“It's a statue, dear.”
Other voices intruded.
“Do you think he'll be here?”
The little girl asked a new question.
“Why's it all covered up?”
A tall man looking around gained the crowd's attention.
“Look, a limo just arrived.”
The old man's head turned in unison with those on the outer fringes who had heard the announcement. They saw a large woman emerge.
“Oh my God! It's his wife.”
“Mommy, who's that?”
“Her name is Michelle.... Michelle something. She was the wife of the man whose statue is going to be unveiled. I can't remember who she's married to now.”
A deeper voice rose to dominate the child's questions.
“What's she doing here?”
“Doesn't she know that this monument mocks his Administration?”
“Mommy, is she somebody important?”
“She was the First Lady then.”
“Should I get her autograph.”
“No, dear. She's not important anymore.”
The crowd reshaped itself like an amoeba crawling under the lens of a microscope and new voices, different ones reached the old man.
“I can't wait to see this.”
A pause. A snicker.
“Doesn't she know?”
“I guess not.”
Another shift, another voice.
“You know that he wasn't responsible for everything.”
“Of course not.”
“Hell, he didn't have the courage to push any agenda. He always went into hiding at the first hint of resistance.”
“A real coward.”
"Some say that."
"What do you say?"
"I don't know. Unprincipled maybe."
“Yes. It was the progressives in Congress that passed the bills. He just signed them.”
“What a mess.”
A new pseudopod extended from the amoeba-like crowd and a new voice joined the conversation.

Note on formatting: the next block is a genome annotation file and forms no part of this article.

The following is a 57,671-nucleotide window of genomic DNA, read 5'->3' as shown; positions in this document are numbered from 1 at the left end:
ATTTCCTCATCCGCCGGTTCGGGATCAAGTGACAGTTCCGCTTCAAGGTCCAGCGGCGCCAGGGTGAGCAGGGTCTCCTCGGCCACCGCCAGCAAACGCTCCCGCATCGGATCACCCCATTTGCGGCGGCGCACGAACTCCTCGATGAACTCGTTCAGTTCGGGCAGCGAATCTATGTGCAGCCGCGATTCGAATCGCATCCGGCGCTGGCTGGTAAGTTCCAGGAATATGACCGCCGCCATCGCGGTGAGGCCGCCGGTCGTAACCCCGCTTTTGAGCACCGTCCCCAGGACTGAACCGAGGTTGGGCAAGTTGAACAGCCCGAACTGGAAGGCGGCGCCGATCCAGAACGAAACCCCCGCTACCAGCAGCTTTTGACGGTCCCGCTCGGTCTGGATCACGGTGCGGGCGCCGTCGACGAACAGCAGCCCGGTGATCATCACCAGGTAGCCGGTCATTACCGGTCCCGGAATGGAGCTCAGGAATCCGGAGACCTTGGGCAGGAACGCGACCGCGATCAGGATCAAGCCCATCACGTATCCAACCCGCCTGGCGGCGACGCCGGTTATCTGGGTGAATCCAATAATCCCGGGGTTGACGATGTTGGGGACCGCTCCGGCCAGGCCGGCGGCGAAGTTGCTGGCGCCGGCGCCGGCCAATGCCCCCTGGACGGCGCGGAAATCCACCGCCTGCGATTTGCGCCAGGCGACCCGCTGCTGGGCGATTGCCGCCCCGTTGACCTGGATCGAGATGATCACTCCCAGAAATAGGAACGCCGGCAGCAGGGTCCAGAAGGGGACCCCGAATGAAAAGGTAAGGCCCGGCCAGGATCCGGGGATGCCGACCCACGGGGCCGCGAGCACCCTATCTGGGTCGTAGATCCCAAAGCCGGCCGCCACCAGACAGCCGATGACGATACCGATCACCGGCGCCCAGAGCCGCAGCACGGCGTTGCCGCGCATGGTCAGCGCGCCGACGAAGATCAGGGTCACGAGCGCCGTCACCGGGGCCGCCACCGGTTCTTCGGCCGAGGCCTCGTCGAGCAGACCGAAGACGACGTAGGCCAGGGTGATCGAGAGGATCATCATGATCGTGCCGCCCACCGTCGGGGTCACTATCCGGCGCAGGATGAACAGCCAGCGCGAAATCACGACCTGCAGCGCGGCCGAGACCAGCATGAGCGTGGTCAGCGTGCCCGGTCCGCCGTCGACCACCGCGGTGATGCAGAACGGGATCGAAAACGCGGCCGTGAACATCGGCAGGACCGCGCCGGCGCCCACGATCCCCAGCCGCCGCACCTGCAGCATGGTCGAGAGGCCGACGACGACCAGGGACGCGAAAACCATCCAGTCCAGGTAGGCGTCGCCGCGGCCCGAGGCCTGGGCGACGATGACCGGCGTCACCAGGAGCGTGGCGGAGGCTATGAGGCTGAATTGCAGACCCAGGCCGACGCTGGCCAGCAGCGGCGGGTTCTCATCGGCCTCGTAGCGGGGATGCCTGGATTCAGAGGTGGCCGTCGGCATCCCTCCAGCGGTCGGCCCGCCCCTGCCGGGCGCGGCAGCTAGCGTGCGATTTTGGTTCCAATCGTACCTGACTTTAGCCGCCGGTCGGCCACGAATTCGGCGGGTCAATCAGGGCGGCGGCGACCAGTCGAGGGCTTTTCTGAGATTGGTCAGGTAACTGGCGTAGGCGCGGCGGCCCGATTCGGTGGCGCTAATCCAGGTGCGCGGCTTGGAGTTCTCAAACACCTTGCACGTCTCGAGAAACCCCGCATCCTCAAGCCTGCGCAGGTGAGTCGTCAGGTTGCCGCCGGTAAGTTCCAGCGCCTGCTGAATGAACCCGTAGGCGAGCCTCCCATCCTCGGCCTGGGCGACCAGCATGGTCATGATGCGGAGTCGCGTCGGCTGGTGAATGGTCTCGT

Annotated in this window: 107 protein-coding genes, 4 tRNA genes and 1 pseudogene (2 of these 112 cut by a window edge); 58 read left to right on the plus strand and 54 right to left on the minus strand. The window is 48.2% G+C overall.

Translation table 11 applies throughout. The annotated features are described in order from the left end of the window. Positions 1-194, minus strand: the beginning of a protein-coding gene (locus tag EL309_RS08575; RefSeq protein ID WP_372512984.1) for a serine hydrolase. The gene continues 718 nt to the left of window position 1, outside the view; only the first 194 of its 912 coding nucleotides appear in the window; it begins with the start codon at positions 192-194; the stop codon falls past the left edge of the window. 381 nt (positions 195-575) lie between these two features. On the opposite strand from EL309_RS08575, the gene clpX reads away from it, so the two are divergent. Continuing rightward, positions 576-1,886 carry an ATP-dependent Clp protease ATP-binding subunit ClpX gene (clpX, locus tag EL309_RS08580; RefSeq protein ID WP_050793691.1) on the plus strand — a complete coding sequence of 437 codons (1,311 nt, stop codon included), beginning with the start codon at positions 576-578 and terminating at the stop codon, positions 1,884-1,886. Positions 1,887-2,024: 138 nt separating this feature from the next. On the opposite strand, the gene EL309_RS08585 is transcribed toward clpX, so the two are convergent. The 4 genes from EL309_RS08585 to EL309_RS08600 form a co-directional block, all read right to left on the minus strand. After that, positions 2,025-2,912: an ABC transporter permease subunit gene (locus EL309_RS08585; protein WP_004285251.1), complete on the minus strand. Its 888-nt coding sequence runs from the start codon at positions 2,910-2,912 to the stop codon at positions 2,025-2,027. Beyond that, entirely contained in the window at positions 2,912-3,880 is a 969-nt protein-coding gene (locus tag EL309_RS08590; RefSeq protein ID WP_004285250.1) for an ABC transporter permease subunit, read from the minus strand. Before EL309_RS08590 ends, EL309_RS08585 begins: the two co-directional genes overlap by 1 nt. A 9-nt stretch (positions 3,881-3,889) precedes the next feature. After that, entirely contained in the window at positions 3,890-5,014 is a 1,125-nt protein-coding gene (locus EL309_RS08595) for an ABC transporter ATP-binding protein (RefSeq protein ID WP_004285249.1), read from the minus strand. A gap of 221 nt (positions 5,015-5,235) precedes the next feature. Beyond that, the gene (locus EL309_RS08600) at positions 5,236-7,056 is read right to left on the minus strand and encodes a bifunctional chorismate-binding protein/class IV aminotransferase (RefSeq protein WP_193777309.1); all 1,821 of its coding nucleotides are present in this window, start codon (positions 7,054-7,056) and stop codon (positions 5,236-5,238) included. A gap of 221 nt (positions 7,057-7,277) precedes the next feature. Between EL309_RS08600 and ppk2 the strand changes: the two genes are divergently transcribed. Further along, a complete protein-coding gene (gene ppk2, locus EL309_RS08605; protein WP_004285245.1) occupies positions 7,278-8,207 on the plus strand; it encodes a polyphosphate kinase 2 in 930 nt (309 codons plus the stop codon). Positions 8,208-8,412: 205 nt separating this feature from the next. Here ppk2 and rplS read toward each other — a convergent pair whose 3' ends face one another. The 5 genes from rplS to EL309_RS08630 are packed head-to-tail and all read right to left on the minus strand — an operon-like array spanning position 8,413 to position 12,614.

“I don't get it.”
“Why did they build a monument to him?”
“It's not about him.”
“Although he probably thinks it is.”
“No, it's a celebration.”
“Yes, a celebration of the restoration of the Republic.”
“Progressivism almost killed it.”
The old man smiled at this conversation. He remembered. Hopefully the monument would help others remember, especially those who hadn't lived through it.
The old man's thoughts were interrupted by another stirring of the crowd. Another limo had arrived and everyone looked towards it. A darkly tinted window in the rear door slid down just far enough to expose an observer's eyes, but not far enough to reveal his identity.
“Do you think it's him?”
“Naw, he wouldn't show his face here.”
“But he's at the center of the monument.”
A speaker came to life and complained with a brief burst of feedback. Someone tapped the microphone and announced, “Ladies and gentlemen, we're about to begin.”
The man at the microphone waited until the crowd settled before beginning the introductions. Dignitaries were named and applauded, and a minister was introduced.
The old man stood for the invocation, Pledge of Allegiance, and playing of the national anthem. He smiled as he noted that everyone stood, even those in the reserved seating sections. Too many public ceremonies, he reflected, had occurred in prior years without these shows of respect. Several times he glanced towards the parked limo and the anonymous observer at the rear window.
Speeches were made. The monument was unveiled. The crowd cheered. Everyone felt good. Prosperity had returned to the land and citizens basked in freedom. Only the eyes in the limo reflected remorse.
The old man remained to the end. Michelle hadn't. She left as soon as she heard the reading of the inscription at the base.
The proceedings were suspended until her limo left and a new cheer rose from the crowd.
Workmen arrived to stack the folding chairs and load them onto a flatbed truck. Next they loaded the “Barrycades” that had been used to create a temporary fence around the new memorial. The old man waited until they were finished and gone. Only then did he approach the monument and touch it. In time the surface would weather, but now it felt grainy. He liked the image of men and women at work, children at play, and the symbols of a vibrant nation rising from ashes stirred by a tall, jug-headed man with large ears. He especially liked the feel of each letter of the inscription, the one that had offended Michelle and caused her to flee.
“We the People built this.”